HUNTSVILLE - A proposed development for Huntsville could have some international flavour to it.
Chinese real estate investor Yan Wang ( in green jacket) listens intently with her interpreters to Huntsville mayor Claude Doughty as he talks to them during the BrightStar Corporation presentation on Friday regarding the construction of a seniors’ residence.
Representatives from the BrightStar Corporation of Toronto met with town officials and local dignitaries Friday to welcome Yan Wang, a major Chinese real estate investor who may become a partner in the corporation’s first project in the region, called View Pointe.
The corporation, which bills itself as “a fully integrated real estate development company, involved and committed to the development and utilization of technologies related to the environment and recycling,” is working toward creating a 120-unit retirement condo-style community overlooking Fairy Lake, located on a four-acre property behind the Farmer’s Daughter market on Highway 60.
Wylie Freeman, who is the managing director for BrightStar, said Wang has worked with the corporation on previous projects, and was in town last week to see the opportunity the group has planned for the region.
“We want to bring her in, see the potential of our project, see the site and see why we are excited about bringing it here,” he said. “She wants to invest in Canada and she has chosen BrightStar to work with, and has worked with us before. It’s very important to the project if she works with us on it and we have a number of projects we have in mind with this investor.”
Wang and BrightStar officials were treated to a luncheon at the University of Waterloo building prior to taking a quick tour of the community and the site planned for the construction of View Pointe.
The project is currently in the final site planning stages, said Freeman, with work projected to start on the building late next summer, if everything goes well.
“There are no zoning issues, and we are just going through the final approval stages,” he said. “What sets our project apart is that we want the folks who are retiring at a slightly younger age and want to own their own unit. We will also have an amenity building, some 4,000 to 5,000 square feet … we have talked to agencies in the Huntsville area that are providing various kinds of services to seniors and retired people and we will provide those kinds of services in our project and our idea is to have this space available to the broader public as well.”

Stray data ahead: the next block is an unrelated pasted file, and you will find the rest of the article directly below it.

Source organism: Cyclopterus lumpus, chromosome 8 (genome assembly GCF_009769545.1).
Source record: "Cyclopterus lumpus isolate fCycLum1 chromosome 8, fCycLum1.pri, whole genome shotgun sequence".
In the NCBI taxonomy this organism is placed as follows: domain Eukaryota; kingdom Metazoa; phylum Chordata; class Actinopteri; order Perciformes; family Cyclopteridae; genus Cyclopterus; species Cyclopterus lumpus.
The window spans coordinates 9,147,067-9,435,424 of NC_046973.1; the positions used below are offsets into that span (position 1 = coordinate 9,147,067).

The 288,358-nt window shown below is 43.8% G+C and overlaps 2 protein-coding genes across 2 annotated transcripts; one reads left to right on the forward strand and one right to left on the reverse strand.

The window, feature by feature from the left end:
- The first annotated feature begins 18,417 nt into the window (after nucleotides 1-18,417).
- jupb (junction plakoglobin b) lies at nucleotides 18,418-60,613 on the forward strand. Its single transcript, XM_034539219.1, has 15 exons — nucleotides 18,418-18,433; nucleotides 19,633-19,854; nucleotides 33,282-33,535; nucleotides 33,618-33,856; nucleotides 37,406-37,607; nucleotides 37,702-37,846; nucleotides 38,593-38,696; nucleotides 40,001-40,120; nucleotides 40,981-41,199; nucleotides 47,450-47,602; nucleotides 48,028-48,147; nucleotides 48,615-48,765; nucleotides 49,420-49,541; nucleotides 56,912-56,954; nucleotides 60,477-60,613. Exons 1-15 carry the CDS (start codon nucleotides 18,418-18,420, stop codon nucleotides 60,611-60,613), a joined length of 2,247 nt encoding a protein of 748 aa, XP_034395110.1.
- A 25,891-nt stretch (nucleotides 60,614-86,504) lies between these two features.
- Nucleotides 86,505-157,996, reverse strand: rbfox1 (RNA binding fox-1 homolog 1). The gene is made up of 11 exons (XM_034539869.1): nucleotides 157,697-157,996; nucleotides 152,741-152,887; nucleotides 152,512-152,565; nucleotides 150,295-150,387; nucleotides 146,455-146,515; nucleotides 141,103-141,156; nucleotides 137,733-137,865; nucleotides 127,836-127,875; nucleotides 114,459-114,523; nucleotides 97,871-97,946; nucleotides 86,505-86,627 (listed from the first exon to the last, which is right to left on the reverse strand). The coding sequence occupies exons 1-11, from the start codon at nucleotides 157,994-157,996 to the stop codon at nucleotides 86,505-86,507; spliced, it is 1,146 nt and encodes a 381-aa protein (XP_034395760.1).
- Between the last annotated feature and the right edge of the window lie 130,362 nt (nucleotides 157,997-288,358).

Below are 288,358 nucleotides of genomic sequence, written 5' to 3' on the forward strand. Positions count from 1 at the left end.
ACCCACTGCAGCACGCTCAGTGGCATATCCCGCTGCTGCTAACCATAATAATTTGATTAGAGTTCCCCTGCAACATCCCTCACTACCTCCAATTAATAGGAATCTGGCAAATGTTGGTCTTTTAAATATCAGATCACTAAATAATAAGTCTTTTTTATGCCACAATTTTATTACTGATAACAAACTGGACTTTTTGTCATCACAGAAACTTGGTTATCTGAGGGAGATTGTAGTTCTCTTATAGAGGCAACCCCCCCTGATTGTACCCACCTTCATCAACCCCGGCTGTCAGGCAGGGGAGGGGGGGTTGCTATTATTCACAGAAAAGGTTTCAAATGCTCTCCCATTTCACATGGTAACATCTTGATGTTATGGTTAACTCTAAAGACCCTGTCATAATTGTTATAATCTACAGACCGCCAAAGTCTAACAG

This is the first Huntsville development for the corporation, Freeman said he has been chatting with his sister and her husband, who live in the region, over the past few years about doing a project in north Muskoka.
“They live in the Limberlost area and they really want a place they can go in the Huntsville area. I had been looking for months for a property to do this project and a former mayor (Len Clarke) put his finger on that property. It was ideal and he introduced me to the owner and that was it.”
As for the visit, Daniel Choi and Crystal Bian from Universal Investment Alliance, a group that represents Yang and other Chinese investors, were at Friday’s meeting to act as guides and interpreters for Yang.
She said, through the interpreters, that she learned some things about the town through reading about its hosting of the G8 Summit back in 2010.
“We are very excited about being here,” she said. “We have the honour to come here with mayor, the senior officer (from BrightStar) as well as the chief of Rotary club. We are very glad for this opportunity.”
Wang said that she regretted not coming to the region two weeks earlier so that she could enjoy the fall colours.
“She said she won’t have that in China and she is very impressed with the beauty here.”
Rotary president Len Ross was there to bring greetings to the visitors on behalf of his group. Freeman said that the club is considering being the project sponsor.
“A decision is expected in the next two weeks. As sponsor they will oversee the running of the project,” he said.
Rotary president Len Ross said a committee has been struck to investigate what the club’s involvement could be in the not-for-profit project. He added that the local wealth of business acuemen within the club could be a benefit to the BrightStar Corporation as the project progresses.
“There would be compensation to the Rotary club for that. That compensation, we are looking at it as rather than tending bar somewhere or helping some activity in the community, we felt that by offering our business knowledge, we could be compensated for our ability to guide this in the community that we know, probably a lot better than BrightStar.”
Mayor Claude Doughty said he welcomed the opportunity to get to know BrightStar officials and the visiting guests, adding that it was a chance “to get to know each other as we work together.”
“It truly is an honour to have you with us, and we certainly look forward to a very prosperous relationship for the both of us,” he said.
Freeman said the corporation’s officials were pleased with Friday’s meeting, adding it gave all the key players in the proposed project a chance to mingle in a friendly atmosphere.
“The town was well represented through the Mayor Claude Doughty, councillors Fran Coleman and Scott Aitchison and several senior staff.
“BrightStar is now pursuing discussions with the investor,” he said.